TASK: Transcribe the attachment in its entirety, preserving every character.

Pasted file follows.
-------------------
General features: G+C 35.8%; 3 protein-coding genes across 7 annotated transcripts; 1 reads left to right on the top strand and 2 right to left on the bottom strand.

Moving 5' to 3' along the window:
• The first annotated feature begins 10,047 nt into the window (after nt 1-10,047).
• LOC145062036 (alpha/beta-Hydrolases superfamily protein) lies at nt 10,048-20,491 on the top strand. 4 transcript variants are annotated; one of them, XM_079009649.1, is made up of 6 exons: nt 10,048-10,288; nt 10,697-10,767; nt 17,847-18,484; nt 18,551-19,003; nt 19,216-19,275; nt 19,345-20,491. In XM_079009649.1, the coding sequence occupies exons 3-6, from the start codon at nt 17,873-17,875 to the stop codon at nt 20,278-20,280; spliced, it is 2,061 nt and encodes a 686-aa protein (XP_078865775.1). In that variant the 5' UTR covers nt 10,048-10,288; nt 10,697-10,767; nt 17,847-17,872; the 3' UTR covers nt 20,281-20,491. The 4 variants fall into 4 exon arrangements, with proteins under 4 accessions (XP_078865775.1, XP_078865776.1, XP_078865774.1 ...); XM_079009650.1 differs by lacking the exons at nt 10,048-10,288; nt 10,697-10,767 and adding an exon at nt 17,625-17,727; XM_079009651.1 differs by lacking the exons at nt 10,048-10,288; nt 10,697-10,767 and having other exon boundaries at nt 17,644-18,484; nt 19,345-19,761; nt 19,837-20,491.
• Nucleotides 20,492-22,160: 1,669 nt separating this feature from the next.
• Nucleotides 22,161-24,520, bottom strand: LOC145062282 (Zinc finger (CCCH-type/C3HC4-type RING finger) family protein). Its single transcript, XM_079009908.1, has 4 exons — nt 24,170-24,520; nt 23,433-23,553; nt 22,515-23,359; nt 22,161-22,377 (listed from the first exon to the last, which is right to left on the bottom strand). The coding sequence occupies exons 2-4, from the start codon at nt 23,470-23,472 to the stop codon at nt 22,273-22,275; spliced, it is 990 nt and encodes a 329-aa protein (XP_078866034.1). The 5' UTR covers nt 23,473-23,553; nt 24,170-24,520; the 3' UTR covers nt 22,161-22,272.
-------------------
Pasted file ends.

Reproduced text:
General features: G+C 35.8%; 3 protein-coding genes across 7 annotated transcripts; 1 reads left to right on the top strand and 2 right to left on the bottom strand.

Moving 5' to 3' along the window:
• The first annotated feature begins 10,047 nt into the window (after nt 1-10,047).
• LOC145062036 (alpha/beta-Hydrolases superfamily protein) lies at nt 10,048-20,491 on the top strand. 4 transcript variants are annotated; one of them, XM_079009649.1, is made up of 6 exons: nt 10,048-10,288; nt 10,697-10,767; nt 17,847-18,484; nt 18,551-19,003; nt 19,216-19,275; nt 19,345-20,491. In XM_079009649.1, the coding sequence occupies exons 3-6, from the start codon at nt 17,873-17,875 to the stop codon at nt 20,278-20,280; spliced, it is 2,061 nt and encodes a 686-aa protein (XP_078865775.1). In that variant the 5' UTR covers nt 10,048-10,288; nt 10,697-10,767; nt 17,847-17,872; the 3' UTR covers nt 20,281-20,491. The 4 variants fall into 4 exon arrangements, with proteins under 4 accessions (XP_078865775.1, XP_078865776.1, XP_078865774.1 ...); XM_079009650.1 differs by lacking the exons at nt 10,048-10,288; nt 10,697-10,767 and adding an exon at nt 17,625-17,727; XM_079009651.1 differs by lacking the exons at nt 10,048-10,288; nt 10,697-10,767 and having other exon boundaries at nt 17,644-18,484; nt 19,345-19,761; nt 19,837-20,491.
• Nucleotides 20,492-22,160: 1,669 nt separating this feature from the next.
• Nucleotides 22,161-24,520, bottom strand: LOC145062282 (Zinc finger (CCCH-type/C3HC4-type RING finger) family protein). Its single transcript, XM_079009908.1, has 4 exons — nt 24,170-24,520; nt 23,433-23,553; nt 22,515-23,359; nt 22,161-22,377 (listed from the first exon to the last, which is right to left on the bottom strand). The coding sequence occupies exons 2-4, from the start codon at nt 23,470-23,472 to the stop codon at nt 22,273-22,275; spliced, it is 990 nt and encodes a 329-aa protein (XP_078866034.1). The 5' UTR covers nt 23,473-23,553; nt 24,170-24,520; the 3' UTR covers nt 22,161-22,272.